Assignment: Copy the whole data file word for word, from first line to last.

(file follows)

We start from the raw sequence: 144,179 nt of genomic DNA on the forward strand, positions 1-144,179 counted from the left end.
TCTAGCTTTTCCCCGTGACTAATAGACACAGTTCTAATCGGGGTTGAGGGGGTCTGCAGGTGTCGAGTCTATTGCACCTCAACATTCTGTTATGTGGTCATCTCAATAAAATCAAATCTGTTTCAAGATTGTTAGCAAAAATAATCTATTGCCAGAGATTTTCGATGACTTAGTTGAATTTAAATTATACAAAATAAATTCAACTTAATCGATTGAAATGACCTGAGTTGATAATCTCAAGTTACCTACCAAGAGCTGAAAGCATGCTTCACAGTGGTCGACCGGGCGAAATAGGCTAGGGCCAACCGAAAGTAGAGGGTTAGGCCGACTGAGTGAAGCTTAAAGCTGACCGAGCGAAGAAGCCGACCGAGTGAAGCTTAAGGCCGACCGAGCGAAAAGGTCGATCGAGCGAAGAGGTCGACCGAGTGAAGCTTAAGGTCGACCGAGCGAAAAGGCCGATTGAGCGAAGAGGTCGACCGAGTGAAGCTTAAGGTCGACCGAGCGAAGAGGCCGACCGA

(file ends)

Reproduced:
We start from the raw sequence: 144,179 nt of genomic DNA on the forward strand, positions 1-144,179 counted from the left end.
TCTAGCTTTTCCCCGTGACTAATAGACACAGTTCTAATCGGGGTTGAGGGGGTCTGCAGGTGTCGAGTCTATTGCACCTCAACATTCTGTTATGTGGTCATCTCAATAAAATCAAATCTGTTTCAAGATTGTTAGCAAAAATAATCTATTGCCAGAGATTTTCGATGACTTAGTTGAATTTAAATTATACAAAATAAATTCAACTTAATCGATTGAAATGACCTGAGTTGATAATCTCAAGTTACCTACCAAGAGCTGAAAGCATGCTTCACAGTGGTCGACCGGGCGAAATAGGCTAGGGCCAACCGAAAGTAGAGGGTTAGGCCGACTGAGTGAAGCTTAAAGCTGACCGAGCGAAGAAGCCGACCGAGTGAAGCTTAAGGCCGACCGAGCGAAAAGGTCGATCGAGCGAAGAGGTCGACCGAGTGAAGCTTAAGGTCGACCGAGCGAAAAGGCCGATTGAGCGAAGAGGTCGACCGAGTGAAGCTTAAGGTCGACCGAGCGAAGAGGCCGACCGA